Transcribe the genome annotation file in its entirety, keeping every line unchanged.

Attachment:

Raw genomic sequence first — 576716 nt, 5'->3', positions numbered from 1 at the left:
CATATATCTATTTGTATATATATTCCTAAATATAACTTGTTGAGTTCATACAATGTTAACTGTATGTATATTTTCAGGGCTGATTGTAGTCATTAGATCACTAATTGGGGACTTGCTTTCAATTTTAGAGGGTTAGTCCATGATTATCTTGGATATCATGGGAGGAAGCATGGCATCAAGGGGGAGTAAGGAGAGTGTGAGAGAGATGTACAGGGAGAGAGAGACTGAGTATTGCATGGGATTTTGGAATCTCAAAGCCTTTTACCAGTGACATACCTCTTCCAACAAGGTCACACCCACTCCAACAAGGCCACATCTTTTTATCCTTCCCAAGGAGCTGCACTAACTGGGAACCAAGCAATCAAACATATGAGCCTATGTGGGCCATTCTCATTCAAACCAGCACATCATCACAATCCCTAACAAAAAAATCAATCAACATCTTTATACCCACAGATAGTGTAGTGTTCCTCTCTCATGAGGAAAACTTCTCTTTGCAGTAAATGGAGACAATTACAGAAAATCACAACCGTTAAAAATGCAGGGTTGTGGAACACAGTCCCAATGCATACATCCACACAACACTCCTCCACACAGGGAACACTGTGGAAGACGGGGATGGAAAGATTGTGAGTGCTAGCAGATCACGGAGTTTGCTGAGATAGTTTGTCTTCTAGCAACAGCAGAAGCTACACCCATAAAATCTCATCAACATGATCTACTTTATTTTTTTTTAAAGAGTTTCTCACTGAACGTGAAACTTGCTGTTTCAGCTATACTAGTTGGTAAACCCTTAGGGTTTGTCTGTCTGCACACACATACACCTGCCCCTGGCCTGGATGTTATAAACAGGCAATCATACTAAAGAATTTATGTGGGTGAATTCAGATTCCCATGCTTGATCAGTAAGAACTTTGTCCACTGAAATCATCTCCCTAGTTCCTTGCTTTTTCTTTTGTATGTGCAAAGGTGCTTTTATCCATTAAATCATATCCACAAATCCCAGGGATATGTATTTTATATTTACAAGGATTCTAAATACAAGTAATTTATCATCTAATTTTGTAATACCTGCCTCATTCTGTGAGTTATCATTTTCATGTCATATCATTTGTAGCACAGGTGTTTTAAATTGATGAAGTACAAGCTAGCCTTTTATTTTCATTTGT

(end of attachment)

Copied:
Raw genomic sequence first — 576716 nt, 5'->3', positions numbered from 1 at the left:
CATATATCTATTTGTATATATATTCCTAAATATAACTTGTTGAGTTCATACAATGTTAACTGTATGTATATTTTCAGGGCTGATTGTAGTCATTAGATCACTAATTGGGGACTTGCTTTCAATTTTAGAGGGTTAGTCCATGATTATCTTGGATATCATGGGAGGAAGCATGGCATCAAGGGGGAGTAAGGAGAGTGTGAGAGAGATGTACAGGGAGAGAGAGACTGAGTATTGCATGGGATTTTGGAATCTCAAAGCCTTTTACCAGTGACATACCTCTTCCAACAAGGTCACACCCACTCCAACAAGGCCACATCTTTTTATCCTTCCCAAGGAGCTGCACTAACTGGGAACCAAGCAATCAAACATATGAGCCTATGTGGGCCATTCTCATTCAAACCAGCACATCATCACAATCCCTAACAAAAAAATCAATCAACATCTTTATACCCACAGATAGTGTAGTGTTCCTCTCTCATGAGGAAAACTTCTCTTTGCAGTAAATGGAGACAATTACAGAAAATCACAACCGTTAAAAATGCAGGGTTGTGGAACACAGTCCCAATGCATACATCCACACAACACTCCTCCACACAGGGAACACTGTGGAAGACGGGGATGGAAAGATTGTGAGTGCTAGCAGATCACGGAGTTTGCTGAGATAGTTTGTCTTCTAGCAACAGCAGAAGCTACACCCATAAAATCTCATCAACATGATCTACTTTATTTTTTTTTAAAGAGTTTCTCACTGAACGTGAAACTTGCTGTTTCAGCTATACTAGTTGGTAAACCCTTAGGGTTTGTCTGTCTGCACACACATACACCTGCCCCTGGCCTGGATGTTATAAACAGGCAATCATACTAAAGAATTTATGTGGGTGAATTCAGATTCCCATGCTTGATCAGTAAGAACTTTGTCCACTGAAATCATCTCCCTAGTTCCTTGCTTTTTCTTTTGTATGTGCAAAGGTGCTTTTATCCATTAAATCATATCCACAAATCCCAGGGATATGTATTTTATATTTACAAGGATTCTAAATACAAGTAATTTATCATCTAATTTTGTAATACCTGCCTCATTCTGTGAGTTATCATTTTCATGTCATATCATTTGTAGCACAGGTGTTTTAAATTGATGAAGTACAAGCTAGCCTTTTATTTTCATTTGT